They say that a habit is birthed after doing something for 30 days. I’ve decided there must be a minimum age requirement for that to happen though, similar to driving or being able to buy alcohol. My kids have been doing a few things every single day of their lives for the last 5 years and yet I still have to tell them every single day to do them. Get dressed, brush your teeth, pick up your room. Why do I have to say it? They know it’s coming! The list of responsibilities is only getting longer as they get older, yet if I don’t physically tell them to do these things they don’t happen.
I hit a moment of exasperation the other day. You people make me tired… why do i have to say the same things over and over to you? They agreed that they’ve been doing these things everyday but had no explanation for why I needed to remind them all the time. I closed my eyes in frustration and my brain whirled, trying to find a solution.
That’s the moment genius struck me. Not my own but a genius idea that Gerrit’s kindergarten teacher had shared with me on the last day of school. I recalled her telling me what she did with her kids during the summer. I remembered thinking that’s a great idea before I tucked it away with all the other things you hear in life that are brilliant and you never do. A million uses for baking soda & vinegar??? Fantastic! So far, I haven’t used a one. But this gem became necessary.
In the interest of preserving my sanity and saving my nagging voice for the really important things, I decided to start using this concept. Ready to hear it? It’s making a checklist. As simple as that! No need for me to ask/tell them anymore. The paper will do it for me! I quickly pulled out a notebook to write the things I deemed as imperative. But wait, what do I write on the list? Imagine the possibilities!!! The power that paper will hold. Here’s the 7 actions I’ve settled on:
1. Get dressed ~ Sounds simple enough but do you think they do it without me saying it?
2. Brush teeth & hair ~ Apparently brushing their teeth twice a day is still a new revelation
3. Clean room & make bed ~ I realized recently that my kids must be at least a quarter rock star after seeing how they like to trash their bedrooms. This is my attempt at raising the Responsible Rock star. Hopefully, it will get them banned from fewer hotels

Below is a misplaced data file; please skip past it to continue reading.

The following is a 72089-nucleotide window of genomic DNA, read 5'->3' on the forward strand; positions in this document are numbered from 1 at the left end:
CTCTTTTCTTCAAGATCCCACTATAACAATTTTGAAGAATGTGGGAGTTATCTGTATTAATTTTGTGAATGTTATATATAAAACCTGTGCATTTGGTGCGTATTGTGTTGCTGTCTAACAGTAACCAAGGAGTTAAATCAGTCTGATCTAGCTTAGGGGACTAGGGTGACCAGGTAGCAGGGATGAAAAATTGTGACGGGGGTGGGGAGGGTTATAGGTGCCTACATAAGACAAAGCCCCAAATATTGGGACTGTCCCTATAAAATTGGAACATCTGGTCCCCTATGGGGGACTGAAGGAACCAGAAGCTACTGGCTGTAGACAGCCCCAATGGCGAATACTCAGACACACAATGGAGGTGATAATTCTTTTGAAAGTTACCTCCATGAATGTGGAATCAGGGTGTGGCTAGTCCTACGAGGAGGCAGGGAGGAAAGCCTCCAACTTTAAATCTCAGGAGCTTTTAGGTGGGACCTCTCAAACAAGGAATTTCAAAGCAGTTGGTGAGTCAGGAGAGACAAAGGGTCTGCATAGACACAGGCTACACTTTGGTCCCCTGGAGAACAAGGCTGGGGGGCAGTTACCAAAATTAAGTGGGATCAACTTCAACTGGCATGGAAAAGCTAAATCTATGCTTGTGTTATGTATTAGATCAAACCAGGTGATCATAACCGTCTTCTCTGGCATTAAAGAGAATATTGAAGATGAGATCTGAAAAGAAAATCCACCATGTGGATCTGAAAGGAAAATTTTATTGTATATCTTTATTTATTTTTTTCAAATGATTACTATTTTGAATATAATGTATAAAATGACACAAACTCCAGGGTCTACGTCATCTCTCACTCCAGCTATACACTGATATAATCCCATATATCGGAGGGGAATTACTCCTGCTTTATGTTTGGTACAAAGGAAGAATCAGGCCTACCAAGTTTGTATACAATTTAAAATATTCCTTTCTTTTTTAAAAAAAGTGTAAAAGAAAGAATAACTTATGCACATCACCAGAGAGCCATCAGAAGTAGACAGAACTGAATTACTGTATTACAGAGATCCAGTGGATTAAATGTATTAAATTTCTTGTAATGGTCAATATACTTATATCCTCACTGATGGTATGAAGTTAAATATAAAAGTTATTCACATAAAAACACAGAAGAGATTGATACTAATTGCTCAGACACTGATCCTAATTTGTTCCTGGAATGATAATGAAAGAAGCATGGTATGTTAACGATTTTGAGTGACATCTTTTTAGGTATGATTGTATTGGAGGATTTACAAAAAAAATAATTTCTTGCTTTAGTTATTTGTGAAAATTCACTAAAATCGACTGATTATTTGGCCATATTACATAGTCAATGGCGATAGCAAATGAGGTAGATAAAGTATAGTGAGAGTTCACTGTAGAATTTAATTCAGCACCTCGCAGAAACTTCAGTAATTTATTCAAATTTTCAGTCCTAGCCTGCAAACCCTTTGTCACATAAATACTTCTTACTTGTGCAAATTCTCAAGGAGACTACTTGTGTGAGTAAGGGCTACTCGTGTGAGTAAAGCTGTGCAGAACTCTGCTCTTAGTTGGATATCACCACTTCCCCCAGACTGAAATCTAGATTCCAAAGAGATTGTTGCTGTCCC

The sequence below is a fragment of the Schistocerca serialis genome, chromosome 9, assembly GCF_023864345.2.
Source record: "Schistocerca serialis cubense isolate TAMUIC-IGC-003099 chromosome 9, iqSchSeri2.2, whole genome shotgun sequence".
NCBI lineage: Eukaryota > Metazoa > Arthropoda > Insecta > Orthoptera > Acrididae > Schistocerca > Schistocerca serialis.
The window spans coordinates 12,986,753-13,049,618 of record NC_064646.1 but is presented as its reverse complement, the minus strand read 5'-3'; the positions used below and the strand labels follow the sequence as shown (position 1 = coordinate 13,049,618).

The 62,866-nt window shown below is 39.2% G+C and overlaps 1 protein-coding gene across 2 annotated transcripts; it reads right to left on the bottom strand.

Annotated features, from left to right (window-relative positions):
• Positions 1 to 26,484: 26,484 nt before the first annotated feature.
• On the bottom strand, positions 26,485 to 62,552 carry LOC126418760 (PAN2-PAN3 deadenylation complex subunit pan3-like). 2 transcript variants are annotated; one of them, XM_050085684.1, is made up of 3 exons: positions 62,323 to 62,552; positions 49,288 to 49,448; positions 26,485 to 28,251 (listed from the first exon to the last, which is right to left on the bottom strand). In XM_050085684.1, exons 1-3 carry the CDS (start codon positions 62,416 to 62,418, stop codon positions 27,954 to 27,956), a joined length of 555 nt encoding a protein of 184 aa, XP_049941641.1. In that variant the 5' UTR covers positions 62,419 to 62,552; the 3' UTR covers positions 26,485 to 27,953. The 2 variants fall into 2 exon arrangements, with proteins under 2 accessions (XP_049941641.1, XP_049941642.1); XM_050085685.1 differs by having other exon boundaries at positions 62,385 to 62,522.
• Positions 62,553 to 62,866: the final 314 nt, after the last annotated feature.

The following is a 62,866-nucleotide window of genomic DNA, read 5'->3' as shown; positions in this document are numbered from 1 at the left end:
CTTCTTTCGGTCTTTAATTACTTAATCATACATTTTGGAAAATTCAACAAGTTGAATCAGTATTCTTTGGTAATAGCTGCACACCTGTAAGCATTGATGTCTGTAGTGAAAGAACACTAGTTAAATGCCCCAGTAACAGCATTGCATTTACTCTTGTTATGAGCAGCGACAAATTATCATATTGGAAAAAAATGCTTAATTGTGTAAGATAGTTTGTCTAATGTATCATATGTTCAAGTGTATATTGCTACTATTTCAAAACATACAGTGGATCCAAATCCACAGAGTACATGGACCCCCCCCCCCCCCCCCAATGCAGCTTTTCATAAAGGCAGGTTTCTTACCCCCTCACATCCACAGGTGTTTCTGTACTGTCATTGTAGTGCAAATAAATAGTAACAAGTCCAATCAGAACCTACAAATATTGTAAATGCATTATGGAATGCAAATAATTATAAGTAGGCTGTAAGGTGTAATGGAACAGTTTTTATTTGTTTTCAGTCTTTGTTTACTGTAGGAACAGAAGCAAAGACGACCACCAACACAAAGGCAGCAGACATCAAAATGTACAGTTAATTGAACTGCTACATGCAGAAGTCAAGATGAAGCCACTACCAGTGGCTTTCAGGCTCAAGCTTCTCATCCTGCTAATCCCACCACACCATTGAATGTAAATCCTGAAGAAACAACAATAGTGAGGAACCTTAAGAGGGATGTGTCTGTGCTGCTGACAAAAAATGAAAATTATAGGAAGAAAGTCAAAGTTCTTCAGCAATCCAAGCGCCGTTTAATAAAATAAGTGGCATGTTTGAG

4. Read 20 minutes ~ Sometimes they like to read longer than that but this will be the absolute bare minimum of literacy in our house
5. 30 minutes of practice ~ Emma has to practice her guitar & tumbling. Gerrit can practice writing his alphabet & hand stands. The thing they practice is less important to me than the concept of becoming better people daily
6. Play outside ~ This one struck me as particularly sad. Really? I have to say ‘go play outside like real children’ everyday?
7. Journal ~ I kind of snuck this one on here. Part of my power trip I suppose. I like the idea of them keeping a log of their childhood. I have visions of them middle-aged and discovering them someday. They’ll look over them and laugh. The crude drawings and spelling maturing into better entries as the years go by. They’ll be glad they possess these treasured memories and reflect on how their mom is a genius. I bet they’ll even call me to share those thoughts. It’ll be great. Besides, I’m secretly sneaking in them practicing their penmanship and reading skills so I feel like a good mom in that way too.
There you have it. No electronics until they do everything and if they fail to do them all, they can’t have electronics the next day either. After they accomplish each item, they get to write their initials next to it and I can check it as they go along. No longer am I the bad guy… it’s that dreaded notebook. Can you see me smiling?